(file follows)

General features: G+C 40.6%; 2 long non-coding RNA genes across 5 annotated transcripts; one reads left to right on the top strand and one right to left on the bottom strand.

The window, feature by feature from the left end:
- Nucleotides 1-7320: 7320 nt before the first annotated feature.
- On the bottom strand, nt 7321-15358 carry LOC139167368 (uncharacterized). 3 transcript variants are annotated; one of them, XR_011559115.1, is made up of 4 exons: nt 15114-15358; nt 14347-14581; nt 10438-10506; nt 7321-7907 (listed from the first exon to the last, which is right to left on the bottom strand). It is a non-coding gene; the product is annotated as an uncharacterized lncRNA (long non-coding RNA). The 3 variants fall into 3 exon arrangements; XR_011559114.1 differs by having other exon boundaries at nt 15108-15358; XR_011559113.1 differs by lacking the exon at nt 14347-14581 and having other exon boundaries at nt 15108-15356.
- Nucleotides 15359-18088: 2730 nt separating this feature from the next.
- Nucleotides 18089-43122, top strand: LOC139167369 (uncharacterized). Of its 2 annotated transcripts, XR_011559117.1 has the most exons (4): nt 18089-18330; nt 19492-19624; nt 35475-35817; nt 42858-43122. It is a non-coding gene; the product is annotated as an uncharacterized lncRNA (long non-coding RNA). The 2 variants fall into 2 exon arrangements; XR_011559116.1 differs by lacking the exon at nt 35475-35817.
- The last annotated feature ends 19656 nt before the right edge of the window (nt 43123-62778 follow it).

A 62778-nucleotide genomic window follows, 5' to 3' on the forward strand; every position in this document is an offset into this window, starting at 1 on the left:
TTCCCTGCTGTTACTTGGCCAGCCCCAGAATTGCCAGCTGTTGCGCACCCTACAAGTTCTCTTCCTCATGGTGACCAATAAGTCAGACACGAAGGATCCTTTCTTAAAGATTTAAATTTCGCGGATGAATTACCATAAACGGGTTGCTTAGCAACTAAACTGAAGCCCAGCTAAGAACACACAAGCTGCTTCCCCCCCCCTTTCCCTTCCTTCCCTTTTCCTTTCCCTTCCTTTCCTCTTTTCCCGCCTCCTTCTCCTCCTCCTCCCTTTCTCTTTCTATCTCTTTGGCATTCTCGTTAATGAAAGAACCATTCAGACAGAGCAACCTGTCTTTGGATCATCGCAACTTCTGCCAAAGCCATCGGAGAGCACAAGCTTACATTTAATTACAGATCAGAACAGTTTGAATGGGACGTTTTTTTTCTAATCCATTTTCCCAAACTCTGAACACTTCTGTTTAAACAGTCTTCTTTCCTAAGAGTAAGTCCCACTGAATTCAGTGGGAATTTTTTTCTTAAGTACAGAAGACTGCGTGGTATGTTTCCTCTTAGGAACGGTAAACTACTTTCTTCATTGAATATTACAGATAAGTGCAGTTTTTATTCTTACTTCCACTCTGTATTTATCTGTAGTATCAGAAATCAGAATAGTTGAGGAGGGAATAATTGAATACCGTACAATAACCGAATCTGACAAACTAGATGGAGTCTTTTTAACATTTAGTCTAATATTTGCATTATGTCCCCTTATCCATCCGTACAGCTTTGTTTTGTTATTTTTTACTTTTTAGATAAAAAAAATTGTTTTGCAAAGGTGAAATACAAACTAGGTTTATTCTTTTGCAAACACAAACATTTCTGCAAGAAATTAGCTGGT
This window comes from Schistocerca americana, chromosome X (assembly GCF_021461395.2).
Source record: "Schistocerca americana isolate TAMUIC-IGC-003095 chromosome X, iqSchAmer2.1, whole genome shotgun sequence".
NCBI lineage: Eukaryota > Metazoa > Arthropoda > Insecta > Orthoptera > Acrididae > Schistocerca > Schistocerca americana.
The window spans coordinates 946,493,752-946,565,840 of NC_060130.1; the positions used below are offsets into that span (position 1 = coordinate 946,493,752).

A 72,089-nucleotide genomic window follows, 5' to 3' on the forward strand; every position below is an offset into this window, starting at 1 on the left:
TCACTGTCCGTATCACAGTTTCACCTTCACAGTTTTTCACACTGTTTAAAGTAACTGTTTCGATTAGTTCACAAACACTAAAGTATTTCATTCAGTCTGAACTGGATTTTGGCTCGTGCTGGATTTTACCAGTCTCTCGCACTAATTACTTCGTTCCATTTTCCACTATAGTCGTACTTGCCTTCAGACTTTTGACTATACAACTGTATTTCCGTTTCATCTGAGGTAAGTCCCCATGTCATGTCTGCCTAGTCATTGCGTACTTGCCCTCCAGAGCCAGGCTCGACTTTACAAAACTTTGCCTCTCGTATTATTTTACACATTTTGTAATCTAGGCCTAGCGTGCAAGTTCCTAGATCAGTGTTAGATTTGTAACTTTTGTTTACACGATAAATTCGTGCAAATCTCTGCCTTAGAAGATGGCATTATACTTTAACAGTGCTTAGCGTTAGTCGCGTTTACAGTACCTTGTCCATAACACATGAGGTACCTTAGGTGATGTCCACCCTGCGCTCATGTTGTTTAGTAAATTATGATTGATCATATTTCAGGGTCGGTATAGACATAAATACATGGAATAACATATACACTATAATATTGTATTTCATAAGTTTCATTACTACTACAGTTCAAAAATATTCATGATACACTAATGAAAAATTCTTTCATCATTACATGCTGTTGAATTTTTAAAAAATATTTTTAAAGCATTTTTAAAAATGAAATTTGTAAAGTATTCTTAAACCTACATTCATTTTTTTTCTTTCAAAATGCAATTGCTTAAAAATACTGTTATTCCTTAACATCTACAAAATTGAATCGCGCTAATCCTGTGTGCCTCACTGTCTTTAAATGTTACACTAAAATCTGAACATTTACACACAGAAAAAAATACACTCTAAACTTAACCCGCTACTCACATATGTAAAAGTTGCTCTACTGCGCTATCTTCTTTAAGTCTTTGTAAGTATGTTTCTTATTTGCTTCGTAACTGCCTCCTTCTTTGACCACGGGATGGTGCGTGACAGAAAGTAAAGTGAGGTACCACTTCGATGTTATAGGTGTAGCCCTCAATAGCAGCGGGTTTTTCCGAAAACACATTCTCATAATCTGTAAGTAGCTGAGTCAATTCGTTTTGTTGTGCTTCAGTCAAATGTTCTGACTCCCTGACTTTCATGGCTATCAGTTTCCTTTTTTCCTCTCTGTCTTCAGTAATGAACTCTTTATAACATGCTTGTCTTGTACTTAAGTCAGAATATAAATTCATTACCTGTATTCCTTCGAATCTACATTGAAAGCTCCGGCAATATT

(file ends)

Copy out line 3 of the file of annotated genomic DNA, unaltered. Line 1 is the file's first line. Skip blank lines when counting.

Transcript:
- Nucleotides 1-7320: 7320 nt before the first annotated feature.